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CEO update: The six-month wall and how to get over it

We have been living with the challenges of the global pandemic for six months or more now. Those experienced in living with sustained crisis know that the six-month point is invariably a challenge. It is not an accident that many military operational deployments short of general war are of approximately six months duration. I have seen even the most able and resilient solider begin to suffer skill-fade and loss of energy after six months of sustained crisis response operations. This is normally solved by a return home for a period living a more normal pattern of life. In a global crisis such as this, there are few places to go to recharge. We are in this for the long-haul and in a professional services firm like SKAGEN we must ensure that our delivery is the best that it can be, no matter what. How then, to get over the six-month wall?

The most important thing is to recognise that suffering a dip in mood and performance around now proves we are human. Few of us can sustain that perfect balance of self-care that combines diet, sleep, exercise and emotional regulation – although my teenage daughter claims to. We are all challenged by living with the pandemic and we are not alone in finding these times trying. The next thing to recognise is that humans are the most adaptable of species. Most of us will circumvent the wall even if we do nothing about it whatsoever, but it may take time for us to find new energy and inspiration and our performance might diminish in the meantime. There are, however, a range of actions that can help us to pass through this period more swiftly, and in better shape.

Five steps to surmount the wall

  1. Recognise the condition and be prepared to discuss it with colleagues, friends and family. This creates strength and resilience within the teams that we occupy. Toughing it out and adopting the strong and silent approach did not work for the Victorians and it does not work today.
  2. Allow time for the mind to be occupied by other things, whether this is art, literature, or physical activity, such distractions are of the greatest importance in times like these. Dips in creativity, initiative and energy will recover within a few weeks and stimulating the mind in other ways can help to shorten this. Certain pieces of music, a favourite book, and the occasional gallery website have lifted me through the strangest of periods in times past.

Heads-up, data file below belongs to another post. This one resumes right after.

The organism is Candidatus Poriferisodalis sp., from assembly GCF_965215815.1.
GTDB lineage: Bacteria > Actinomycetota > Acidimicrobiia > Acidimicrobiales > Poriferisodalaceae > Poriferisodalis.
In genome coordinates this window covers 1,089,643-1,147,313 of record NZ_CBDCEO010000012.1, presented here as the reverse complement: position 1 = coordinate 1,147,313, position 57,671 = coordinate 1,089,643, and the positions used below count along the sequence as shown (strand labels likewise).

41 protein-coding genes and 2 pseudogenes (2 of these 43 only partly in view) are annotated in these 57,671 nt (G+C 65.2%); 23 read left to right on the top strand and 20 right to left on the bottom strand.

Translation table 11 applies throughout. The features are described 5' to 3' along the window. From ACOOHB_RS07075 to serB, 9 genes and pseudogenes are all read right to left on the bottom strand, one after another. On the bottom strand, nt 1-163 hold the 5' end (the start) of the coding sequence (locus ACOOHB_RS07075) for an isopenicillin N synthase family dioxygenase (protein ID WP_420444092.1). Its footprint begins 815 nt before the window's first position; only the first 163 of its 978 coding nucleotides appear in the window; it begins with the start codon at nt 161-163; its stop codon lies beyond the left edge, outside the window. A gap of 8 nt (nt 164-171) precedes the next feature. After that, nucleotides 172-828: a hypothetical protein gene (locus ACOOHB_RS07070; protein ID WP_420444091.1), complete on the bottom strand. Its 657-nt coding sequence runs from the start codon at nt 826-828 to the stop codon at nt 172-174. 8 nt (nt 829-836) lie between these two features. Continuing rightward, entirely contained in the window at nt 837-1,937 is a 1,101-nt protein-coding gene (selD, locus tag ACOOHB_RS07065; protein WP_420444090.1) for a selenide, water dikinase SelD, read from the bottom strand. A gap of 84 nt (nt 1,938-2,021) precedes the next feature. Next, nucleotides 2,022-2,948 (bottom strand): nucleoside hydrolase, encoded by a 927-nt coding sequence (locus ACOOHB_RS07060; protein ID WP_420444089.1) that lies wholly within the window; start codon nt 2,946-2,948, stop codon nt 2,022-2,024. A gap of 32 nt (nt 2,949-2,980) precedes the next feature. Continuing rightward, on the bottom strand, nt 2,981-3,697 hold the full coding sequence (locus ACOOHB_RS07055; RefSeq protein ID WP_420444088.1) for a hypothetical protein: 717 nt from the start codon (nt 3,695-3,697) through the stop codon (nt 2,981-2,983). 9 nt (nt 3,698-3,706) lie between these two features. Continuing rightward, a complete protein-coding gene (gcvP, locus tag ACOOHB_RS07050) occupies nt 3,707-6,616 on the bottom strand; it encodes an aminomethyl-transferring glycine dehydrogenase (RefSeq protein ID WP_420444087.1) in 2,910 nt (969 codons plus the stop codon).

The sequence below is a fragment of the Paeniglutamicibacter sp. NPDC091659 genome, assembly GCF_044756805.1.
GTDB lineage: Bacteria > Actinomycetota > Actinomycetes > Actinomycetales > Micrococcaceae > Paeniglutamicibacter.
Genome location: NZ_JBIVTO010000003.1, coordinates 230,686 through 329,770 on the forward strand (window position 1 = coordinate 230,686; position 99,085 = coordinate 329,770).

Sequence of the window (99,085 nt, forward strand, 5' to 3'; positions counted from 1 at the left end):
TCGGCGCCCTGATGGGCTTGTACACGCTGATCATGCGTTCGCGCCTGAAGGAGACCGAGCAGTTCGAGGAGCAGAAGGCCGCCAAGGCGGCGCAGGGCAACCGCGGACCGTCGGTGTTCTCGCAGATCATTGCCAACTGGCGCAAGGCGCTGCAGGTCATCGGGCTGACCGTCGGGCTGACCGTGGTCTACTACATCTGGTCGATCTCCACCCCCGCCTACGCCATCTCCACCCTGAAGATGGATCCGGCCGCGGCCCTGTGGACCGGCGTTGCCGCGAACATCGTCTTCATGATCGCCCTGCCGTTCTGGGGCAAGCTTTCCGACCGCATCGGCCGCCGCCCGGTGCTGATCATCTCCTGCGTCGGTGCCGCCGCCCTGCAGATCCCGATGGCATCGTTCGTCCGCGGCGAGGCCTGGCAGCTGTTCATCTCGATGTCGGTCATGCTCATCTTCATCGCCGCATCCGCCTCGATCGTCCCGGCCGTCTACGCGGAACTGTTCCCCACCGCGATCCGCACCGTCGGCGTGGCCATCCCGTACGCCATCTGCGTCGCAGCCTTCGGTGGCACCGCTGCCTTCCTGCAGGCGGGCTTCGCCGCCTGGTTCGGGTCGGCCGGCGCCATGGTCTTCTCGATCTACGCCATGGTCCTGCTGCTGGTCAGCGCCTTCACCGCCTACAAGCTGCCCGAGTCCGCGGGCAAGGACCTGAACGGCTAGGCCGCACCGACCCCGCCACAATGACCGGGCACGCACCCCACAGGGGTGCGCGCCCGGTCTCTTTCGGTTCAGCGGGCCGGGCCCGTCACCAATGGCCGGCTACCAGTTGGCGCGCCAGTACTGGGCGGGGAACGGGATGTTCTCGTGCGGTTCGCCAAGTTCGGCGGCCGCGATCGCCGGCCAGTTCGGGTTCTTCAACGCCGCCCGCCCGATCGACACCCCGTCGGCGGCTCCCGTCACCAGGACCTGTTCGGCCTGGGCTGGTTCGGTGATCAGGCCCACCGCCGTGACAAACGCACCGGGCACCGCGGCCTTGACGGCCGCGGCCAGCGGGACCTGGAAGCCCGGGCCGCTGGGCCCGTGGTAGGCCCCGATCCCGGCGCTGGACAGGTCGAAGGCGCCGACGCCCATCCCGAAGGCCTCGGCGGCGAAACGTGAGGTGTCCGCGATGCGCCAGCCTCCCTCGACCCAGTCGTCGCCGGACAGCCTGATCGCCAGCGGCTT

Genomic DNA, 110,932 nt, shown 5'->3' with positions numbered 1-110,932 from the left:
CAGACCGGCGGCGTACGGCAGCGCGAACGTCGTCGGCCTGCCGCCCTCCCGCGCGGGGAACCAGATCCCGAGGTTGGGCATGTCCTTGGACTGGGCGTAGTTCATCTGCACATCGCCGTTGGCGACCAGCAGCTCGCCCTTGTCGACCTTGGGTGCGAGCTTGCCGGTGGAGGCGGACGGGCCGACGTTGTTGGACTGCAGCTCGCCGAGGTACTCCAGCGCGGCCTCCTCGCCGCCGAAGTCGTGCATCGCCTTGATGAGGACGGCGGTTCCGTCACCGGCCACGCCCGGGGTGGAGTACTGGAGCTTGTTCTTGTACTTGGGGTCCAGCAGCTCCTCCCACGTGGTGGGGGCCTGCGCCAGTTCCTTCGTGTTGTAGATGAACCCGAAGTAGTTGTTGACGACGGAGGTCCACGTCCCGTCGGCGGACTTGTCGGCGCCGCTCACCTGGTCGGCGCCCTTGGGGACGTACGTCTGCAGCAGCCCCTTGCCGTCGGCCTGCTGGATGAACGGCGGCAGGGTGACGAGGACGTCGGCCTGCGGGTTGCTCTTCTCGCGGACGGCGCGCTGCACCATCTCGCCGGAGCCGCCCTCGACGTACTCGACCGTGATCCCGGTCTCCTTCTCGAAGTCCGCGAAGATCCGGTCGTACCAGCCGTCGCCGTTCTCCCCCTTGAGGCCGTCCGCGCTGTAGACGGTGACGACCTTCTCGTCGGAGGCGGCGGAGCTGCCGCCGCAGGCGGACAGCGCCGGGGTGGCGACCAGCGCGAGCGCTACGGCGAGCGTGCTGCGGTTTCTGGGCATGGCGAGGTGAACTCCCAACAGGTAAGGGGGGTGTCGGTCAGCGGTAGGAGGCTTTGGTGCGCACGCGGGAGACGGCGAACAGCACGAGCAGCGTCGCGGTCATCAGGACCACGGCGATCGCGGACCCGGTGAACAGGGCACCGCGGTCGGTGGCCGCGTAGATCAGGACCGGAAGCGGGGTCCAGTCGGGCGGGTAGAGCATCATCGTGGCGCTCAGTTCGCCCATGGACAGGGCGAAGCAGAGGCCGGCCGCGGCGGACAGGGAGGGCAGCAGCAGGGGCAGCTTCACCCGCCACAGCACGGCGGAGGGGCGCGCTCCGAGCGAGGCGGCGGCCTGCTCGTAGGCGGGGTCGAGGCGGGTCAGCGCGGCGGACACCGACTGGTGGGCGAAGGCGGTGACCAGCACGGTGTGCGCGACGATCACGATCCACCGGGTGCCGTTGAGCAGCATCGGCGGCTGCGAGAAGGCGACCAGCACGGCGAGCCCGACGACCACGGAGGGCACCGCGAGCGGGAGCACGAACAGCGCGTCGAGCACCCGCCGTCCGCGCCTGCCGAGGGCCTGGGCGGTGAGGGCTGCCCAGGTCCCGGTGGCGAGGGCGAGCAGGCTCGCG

3. Consider a period of skills training – this is a focus in SKAGEN currently – since lessons old and new will do much to compensate for the sense of sameness in the current routine.
  4. Reward or pamper yourself and others, whether it's a new winter coat, a new book, or an investment in SKAGEN, even such modest actions can have a restorative effect. Unexpected gifts have disproportionate positive impact on well-being, as does an unexpected kind word.
  5. Finally, and above all, do not worry; recognise and appreciate that you and yours have already adapted to these odd times in which we find ourselves. With the help of colleagues, friends and family you will overcome any challenges that you experience at this six-month point – so don't be afraid to ask for help.

Surfing the blue wave

It is hard to escape the wholesale coverage of the ongoing US presidential elections. While this event only occurs every four years, it starts so early and takes so much attention that there are times when it seems perpetual. As a fund manager we are often asked for our view on the likely outcome of elections, and Alexandra Morris offered analysis of this in her excellent recent article 'Trump or Biden – Does the stock market care who wins the US election?' 

The truth is, no matter our personal experience, in SKAGEN we claim no special skill in political forecasting. These elections and similar such occasions are events that occur from time to time. As members of the public, we generally overestimate their short-term impact and under-estimate the longer-term trends that result; as professional money managers we seek to make such long-term investments that will handle these and other changes in the political weather, even in such stormy times as these.

Meeting our clients online

Despite no let-up in the barriers to meeting clients in person, we are keen to ensure that our clients are kept up to date with what is happening in our funds and we are continuously developing our digital platform to provide an even better user experience. We launched a range of interactive monthly webinars this autumn where clients and others can find out how the funds are faring and ask the portfolio managers questions directly. The next webinar will be held with Fredrik Bjelland, portfolio manager of our emerging markets fund, SKAGEN Kon-Tiki, on 2 November. Invitations to the event will be sent out shortly and you can watch all our webinars here.

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Historical returns are no guarantee for future returns. Future returns will depend, inter alia, on market developments, the fund manager's skill, the fund's risk profile and management fees. The return may become negative as a result of negative price developments.